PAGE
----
DEAN RUSK: Very little in the sense in which we know it in the post-World WarII period. Britain was still in a balance-of-power mood. The French were allies, 00:54:00but difficult allies. The Germans had to be kept in their place. Italy was of little consequence. And the British at that time had a certain colonialist attitude toward the United States. People talked about going out to America as though going out to the colonies: that kind of thing. I re member a very amusing debate at the Oxford Union one evening on the subject "Resolve that this House Deplores Christopher Columbus." But I don't think that the United States was looked upon as a country that was really with it, that had a real understanding of what was happening in the world. We had not yet assumed the position of influence and power that we achieved, without wanting to, in World War II. 00:55:00
HAAG: Were they really curious about you, for example, in terms of yourbackground and what part of the U.S. you came from? Or were they sort of, "Oh, yes. Another colonial, another foreigner here." Was there a genuine curiosity there?
DEAN RUSK: Oh, they were interested and curious. Well, I had to modify my ownaccent when I was at Oxford just to be understood. I went over there with a ripe, southern accent. And I was something of a biological specimen when I first got there. I did not acquire an Oxford accent, but I buffed off the worst features of a deep southern accent, just to be understood.
RICHARD RUSK: On the ship going over, Pop, one of the female passengers foundout that you were from Georgia, and she said, "Oh, isn't that the place where you butcher your negroes?"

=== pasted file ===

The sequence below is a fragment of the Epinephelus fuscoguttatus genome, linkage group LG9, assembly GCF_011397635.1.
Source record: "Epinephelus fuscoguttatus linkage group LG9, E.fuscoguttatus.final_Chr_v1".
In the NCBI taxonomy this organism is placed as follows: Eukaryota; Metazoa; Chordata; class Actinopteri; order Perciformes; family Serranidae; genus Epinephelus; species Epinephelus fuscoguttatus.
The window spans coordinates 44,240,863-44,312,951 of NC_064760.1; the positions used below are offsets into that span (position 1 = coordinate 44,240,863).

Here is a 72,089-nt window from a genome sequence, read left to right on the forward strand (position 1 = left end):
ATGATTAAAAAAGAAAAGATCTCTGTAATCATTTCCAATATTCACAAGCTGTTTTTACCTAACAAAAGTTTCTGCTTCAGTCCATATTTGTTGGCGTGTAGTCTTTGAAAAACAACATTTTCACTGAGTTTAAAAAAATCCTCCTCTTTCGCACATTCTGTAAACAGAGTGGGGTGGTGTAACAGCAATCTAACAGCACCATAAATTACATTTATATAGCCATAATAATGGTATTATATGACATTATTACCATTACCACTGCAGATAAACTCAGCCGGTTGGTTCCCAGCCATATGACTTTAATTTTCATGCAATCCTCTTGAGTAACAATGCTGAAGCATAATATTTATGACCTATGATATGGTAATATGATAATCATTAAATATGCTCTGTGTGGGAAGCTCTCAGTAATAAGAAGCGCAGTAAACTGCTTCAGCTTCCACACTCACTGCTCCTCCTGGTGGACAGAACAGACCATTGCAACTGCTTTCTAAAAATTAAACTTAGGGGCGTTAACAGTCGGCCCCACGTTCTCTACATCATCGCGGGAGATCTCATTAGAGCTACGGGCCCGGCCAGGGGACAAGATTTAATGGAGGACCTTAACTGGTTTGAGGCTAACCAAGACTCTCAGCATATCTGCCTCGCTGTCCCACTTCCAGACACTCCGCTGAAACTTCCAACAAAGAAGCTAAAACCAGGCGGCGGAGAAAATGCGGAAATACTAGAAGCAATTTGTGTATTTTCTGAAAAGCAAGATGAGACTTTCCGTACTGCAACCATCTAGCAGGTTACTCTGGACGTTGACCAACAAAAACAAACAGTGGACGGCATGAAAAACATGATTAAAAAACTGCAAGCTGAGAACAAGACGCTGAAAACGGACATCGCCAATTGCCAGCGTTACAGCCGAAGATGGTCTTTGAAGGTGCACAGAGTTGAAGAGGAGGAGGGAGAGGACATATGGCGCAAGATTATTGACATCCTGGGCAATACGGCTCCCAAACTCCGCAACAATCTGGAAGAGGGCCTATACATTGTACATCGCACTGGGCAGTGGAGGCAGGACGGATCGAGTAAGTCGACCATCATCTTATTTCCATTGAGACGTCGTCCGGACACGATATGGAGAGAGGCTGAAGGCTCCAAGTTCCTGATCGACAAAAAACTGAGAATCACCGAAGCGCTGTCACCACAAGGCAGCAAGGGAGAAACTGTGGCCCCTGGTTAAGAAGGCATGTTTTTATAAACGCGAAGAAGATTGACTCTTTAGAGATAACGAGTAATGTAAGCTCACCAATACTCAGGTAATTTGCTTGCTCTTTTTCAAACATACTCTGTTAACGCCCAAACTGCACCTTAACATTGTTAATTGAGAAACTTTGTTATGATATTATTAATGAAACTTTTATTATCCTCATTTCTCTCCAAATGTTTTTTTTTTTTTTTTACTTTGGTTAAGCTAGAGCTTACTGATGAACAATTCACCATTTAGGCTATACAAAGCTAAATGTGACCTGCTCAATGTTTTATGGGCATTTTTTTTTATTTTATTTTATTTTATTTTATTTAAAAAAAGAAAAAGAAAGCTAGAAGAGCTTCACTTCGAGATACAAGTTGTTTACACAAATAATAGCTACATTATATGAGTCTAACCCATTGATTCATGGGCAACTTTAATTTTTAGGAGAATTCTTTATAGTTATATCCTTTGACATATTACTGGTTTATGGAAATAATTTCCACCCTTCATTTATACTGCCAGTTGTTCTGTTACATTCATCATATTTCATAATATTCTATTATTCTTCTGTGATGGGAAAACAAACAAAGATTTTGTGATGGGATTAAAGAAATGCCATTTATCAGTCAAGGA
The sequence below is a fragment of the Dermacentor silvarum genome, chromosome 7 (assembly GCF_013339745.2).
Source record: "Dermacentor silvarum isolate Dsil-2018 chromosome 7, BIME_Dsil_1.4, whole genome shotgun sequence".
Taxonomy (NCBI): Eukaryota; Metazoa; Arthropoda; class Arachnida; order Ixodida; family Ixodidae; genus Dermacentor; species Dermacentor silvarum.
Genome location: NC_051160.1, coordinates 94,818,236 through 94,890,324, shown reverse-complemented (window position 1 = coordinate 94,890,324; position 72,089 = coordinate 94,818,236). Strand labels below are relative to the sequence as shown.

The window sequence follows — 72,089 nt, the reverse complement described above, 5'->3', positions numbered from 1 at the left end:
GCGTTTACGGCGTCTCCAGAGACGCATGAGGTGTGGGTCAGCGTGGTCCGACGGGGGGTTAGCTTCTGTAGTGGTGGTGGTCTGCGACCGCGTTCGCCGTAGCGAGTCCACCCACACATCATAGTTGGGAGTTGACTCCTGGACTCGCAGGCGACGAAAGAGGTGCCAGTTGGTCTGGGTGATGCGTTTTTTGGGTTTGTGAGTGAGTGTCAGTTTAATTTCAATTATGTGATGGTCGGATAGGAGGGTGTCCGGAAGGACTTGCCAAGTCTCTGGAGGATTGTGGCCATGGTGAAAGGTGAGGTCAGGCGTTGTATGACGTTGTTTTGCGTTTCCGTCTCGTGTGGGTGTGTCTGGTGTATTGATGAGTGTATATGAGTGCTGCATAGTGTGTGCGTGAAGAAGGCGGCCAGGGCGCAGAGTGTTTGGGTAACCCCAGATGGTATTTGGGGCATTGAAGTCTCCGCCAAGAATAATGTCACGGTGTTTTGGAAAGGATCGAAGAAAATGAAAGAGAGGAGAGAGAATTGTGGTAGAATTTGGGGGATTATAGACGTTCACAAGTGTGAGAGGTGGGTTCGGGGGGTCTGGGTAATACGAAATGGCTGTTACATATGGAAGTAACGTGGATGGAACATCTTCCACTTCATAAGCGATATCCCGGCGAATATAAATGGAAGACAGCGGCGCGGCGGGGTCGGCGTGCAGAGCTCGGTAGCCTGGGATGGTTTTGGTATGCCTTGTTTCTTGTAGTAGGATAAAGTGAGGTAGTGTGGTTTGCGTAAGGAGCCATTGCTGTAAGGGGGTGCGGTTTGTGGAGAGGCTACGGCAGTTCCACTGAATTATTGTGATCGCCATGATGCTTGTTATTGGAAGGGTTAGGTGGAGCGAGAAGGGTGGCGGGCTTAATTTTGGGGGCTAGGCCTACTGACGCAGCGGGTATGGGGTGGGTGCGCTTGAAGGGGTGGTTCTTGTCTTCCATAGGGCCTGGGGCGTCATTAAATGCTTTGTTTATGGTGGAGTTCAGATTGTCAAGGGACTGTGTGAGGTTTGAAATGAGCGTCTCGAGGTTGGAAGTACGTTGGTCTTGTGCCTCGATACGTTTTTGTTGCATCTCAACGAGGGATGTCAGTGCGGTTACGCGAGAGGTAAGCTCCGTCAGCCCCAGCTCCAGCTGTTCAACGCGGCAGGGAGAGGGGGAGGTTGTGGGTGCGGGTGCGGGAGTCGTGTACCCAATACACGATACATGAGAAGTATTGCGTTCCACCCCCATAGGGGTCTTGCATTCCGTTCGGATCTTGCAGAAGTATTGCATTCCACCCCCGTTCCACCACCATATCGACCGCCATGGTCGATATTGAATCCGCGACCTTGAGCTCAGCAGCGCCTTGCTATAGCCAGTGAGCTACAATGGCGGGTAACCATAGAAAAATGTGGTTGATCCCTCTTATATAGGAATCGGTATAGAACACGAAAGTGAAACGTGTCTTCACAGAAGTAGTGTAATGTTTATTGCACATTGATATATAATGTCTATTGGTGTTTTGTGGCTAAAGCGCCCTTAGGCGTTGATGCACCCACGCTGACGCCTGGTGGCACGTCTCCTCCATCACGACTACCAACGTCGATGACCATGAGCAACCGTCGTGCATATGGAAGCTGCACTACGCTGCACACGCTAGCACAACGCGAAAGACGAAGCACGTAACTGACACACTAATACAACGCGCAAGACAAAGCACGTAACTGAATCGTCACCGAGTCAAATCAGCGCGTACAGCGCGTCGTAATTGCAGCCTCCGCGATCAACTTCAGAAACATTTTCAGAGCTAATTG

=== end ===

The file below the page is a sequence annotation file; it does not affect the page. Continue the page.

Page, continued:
DEAN RUSK: Yeah, well, I remember once in a seminar at Oxford there was a blackAmerican woman present. And we were conversing there before the seminar came to 00:56:00order. And she asked where I was from. I said, "I'm from Georgia," whereupon she said, "Then you can call me Annie." But she herself was somehow not prepared to accept full status along with everybody else in the presence of a Georgian.
HAAG: Were any schemes for European unity discussed? At the time of AristideBriand, for example, the French foreign minister, they were talking about the United States of Europe. Was that ever brought up? Again, was the British attitude "That's across the channel" and "We don't really care?"
DEAN RUSK: I found very little discussion of that in Oxford. And that is alittle bit curious.
HAAG: Amazing. Yeah.
DEAN RUSK: Because at Oxford we had a succession of distinguished visitors from00:57:00the continent coming to Oxford to give a lecture, and then to have tea with a group of students. And I attended a number of those. But I really didn't hear much discussion about the unification of Europe.